Top bishops visit Holy Land's Christian community, an 'essential' part of 'Jerusalem's identity'
In a statement, group of European clergy expresses concern over violence, poverty and restrictions on movement for local Christians
A group of top European bishops were in Israel this month to address some of the challenges facing the local Christian community and to stand in solidarity with the local Christian communities.
During their five-day visit to the Holy Land, they met with the Latin Patriarch of Jerusalem Archbishop Pierbattista Pizzaballa, local parishes, pastors and community centers.
“It is essential that all pilgrims understand and engage with the reality of life for the Christian community here,” they said in a statement. “A true Holy Land pilgrimage should be a journey of faith, encounter and solidarity.
“The Christian community is essential to Jerusalem's identity, both now and for the future.”
Pizzaballa expressed similar sentiments in his discussion with the bishops saying that, “usually we talk, here in the Middle East, especially in Holy Land, about the need to defend ourselves, our borders – identity borders, physical borders, political borders and so on.”
“In our Christian tradition, the role of Jerusalem is to be open and the gates are there to ‘define’ the identities but not to ‘defend’ from the others. This is a completely different perspective. We have to let people know that we want to be inclusive without ‘canceling’ different identities.”
The bishops were in Israel for what is known as the Holy Land Coordination mission, which was set up at the end of the twentieth century at the invitation of the Holy See. The visit normally takes place in January but had been suspended for two years due to the COVID-19 pandemic. As such, a smaller group of travelers, including bishops from England, Wales, Germany, Switzerland, Ireland and Scotland, were in Israel from May 21-26.
However, during their visit, they also expressed anger and frustration over what the bishops described as violence, intimidation and unfair restrictions. Christian presence, they said, “is threatened by occupation and injustice. Many of those we encountered are facing violence and intimidation by settler groups, restrictions on their freedom of movement, or separation from their families because of the status they are assigned.”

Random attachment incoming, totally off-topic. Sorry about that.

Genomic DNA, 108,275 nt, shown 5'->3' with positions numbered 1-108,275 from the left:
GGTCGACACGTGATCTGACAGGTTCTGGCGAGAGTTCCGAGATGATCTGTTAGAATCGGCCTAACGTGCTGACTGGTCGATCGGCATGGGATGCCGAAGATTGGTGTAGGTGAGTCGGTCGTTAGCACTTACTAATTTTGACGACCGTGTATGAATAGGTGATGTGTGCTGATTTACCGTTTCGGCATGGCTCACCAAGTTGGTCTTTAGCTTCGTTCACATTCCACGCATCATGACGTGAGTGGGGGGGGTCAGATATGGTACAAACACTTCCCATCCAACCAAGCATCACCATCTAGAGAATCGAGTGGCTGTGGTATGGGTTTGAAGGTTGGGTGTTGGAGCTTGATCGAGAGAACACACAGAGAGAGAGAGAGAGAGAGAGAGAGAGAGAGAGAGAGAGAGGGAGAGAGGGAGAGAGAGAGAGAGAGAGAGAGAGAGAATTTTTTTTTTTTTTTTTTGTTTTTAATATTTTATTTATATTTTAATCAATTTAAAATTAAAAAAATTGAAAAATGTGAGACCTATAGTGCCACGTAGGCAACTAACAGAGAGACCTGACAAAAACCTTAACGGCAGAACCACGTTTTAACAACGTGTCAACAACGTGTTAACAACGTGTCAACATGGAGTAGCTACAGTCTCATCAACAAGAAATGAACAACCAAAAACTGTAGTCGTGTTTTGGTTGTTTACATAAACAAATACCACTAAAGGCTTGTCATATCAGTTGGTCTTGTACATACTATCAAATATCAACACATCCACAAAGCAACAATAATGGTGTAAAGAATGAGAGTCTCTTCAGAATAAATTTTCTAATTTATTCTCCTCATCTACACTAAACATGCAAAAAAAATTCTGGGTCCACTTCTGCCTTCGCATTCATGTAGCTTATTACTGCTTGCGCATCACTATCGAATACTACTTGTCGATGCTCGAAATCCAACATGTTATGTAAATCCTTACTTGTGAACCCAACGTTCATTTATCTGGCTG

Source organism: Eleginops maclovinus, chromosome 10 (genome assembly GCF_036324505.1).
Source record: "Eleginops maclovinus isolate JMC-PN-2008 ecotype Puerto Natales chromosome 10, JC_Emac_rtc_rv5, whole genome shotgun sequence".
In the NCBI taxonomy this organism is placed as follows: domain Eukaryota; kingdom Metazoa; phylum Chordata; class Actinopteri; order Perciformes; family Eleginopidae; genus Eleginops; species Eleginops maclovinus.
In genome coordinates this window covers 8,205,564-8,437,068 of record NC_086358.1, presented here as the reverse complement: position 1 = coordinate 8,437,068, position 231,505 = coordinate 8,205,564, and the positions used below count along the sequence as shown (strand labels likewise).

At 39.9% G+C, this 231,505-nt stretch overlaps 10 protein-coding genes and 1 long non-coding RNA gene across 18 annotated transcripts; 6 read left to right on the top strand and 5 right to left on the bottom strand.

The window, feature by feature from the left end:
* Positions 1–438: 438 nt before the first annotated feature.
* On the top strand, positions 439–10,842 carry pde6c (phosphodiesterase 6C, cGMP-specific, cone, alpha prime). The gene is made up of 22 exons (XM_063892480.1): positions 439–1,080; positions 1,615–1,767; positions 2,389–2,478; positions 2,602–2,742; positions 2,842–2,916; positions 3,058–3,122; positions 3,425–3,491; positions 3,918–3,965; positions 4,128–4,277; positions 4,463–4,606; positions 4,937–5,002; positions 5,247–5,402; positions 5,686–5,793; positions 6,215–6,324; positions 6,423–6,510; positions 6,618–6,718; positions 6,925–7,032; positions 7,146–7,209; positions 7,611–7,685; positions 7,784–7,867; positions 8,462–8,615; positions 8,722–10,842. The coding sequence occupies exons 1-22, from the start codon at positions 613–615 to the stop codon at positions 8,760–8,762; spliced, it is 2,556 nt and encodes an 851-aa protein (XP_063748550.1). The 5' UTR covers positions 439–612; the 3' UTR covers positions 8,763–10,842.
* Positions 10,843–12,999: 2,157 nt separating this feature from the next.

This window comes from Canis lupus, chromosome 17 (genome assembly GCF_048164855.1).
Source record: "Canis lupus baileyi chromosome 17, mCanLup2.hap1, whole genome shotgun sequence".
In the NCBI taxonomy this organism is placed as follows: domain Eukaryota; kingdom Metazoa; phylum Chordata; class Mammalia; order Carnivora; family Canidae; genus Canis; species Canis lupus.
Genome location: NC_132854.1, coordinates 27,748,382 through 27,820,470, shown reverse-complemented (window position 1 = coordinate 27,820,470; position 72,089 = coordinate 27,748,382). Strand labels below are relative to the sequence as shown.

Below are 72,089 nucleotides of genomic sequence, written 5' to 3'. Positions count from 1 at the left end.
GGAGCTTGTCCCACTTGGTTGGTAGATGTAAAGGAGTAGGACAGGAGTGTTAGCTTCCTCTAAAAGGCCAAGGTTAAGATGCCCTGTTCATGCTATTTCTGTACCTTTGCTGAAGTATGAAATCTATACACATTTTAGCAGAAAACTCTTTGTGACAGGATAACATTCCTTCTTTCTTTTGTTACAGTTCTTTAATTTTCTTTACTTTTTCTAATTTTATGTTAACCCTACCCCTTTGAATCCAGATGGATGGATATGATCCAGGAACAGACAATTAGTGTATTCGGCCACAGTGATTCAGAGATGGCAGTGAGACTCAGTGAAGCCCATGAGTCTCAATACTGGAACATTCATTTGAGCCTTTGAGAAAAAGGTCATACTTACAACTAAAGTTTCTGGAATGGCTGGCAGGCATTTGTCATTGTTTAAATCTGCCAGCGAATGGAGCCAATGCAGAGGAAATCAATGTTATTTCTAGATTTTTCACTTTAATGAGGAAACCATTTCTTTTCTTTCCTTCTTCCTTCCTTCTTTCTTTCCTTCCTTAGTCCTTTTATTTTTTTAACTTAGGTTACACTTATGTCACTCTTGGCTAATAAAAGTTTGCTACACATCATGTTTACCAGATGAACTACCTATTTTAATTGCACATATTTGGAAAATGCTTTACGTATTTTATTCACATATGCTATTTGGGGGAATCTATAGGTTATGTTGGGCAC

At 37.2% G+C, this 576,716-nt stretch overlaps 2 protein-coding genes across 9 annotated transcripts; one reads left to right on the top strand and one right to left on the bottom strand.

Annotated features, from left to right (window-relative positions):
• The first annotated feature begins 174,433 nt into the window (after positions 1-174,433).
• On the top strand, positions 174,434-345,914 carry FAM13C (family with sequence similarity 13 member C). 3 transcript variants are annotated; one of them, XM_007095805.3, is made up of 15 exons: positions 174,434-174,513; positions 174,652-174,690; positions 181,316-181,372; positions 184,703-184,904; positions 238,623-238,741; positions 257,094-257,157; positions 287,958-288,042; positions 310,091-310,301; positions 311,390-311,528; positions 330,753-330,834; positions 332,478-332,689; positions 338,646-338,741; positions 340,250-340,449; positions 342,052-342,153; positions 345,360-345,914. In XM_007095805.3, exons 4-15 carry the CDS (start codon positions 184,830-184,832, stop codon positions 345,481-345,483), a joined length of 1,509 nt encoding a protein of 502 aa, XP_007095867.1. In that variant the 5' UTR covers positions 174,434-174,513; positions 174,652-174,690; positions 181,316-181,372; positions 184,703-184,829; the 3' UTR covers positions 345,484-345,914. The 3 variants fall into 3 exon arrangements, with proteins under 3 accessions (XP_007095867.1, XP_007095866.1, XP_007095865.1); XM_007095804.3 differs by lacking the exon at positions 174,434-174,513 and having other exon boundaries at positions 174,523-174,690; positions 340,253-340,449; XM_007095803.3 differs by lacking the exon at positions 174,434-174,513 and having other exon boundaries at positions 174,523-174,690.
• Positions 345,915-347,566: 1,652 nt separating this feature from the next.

The bishops highlighted Israel Police restrictions on the number of people who were allowed to take part in the Holy Fire ceremony this Easter at the Church of the Holy Sepulchre and the recent death of Catholic Palestinian journalist Shireen Abu Akleh, who was killed during an exchange of fire between IDF troops and terrorists in the West Bank city of Jenin earlier this month. During their trip, they visited Abu Akleh’s family.
Bishop Declan Lang, chair of the Holy Land Coordination, said in an interview with the church following that visit that the thousands who came to her funeral “is a sign that the Christian community is not going to be silenced, it is going to be apparent… It is going to stand up for human rights.”
The bishops also saw the abject poverty in which some members of all faith communities are living, compounded by the COVID-19 pandemic, which closed the country to tourism and robbed many of their livelihoods, including in Jerusalem’s Christian community.
“Let people know and let people come here, because pilgrimages bring a lot of job opportunities and serenity in the life of many families,” Pizzaballa said.
But the bishops saw “signs of hope” as well.
“We visited Christian organizations taking responsibility for the wellbeing of their community and wider society,” the bishops wrote. “They are working tirelessly to alleviate hardship and improve lives. We met young people who, despite facing daily violations of their fundamental human rights, refuse to be the last generation of Christians in the city.
“Inspired by Christ our Peace,” they concluded, “all Christians must help preserve the city's sacred character and promote an authentic vision for Jerusalem as a place of dialogue and unity.”
The bishops also called Jerusalem a universal city shared by all three monotheistic faiths.
“Jerusalem is a Jewish city, a Christian city, a Muslim city,” they said in their May 26 statement. “It must remain a common patrimony and never become the exclusive monopoly of any one religion… It is our right and duty as Christians to uphold the city's openness and universality.”
Maayan Hoffman is a veteran American-Israeli journalist and strategic communications consultant. She is Deputy CEO - Strategy & Innovation for the Jerusalem Post, where she also served as news editor, head of strategy and senior health analyst.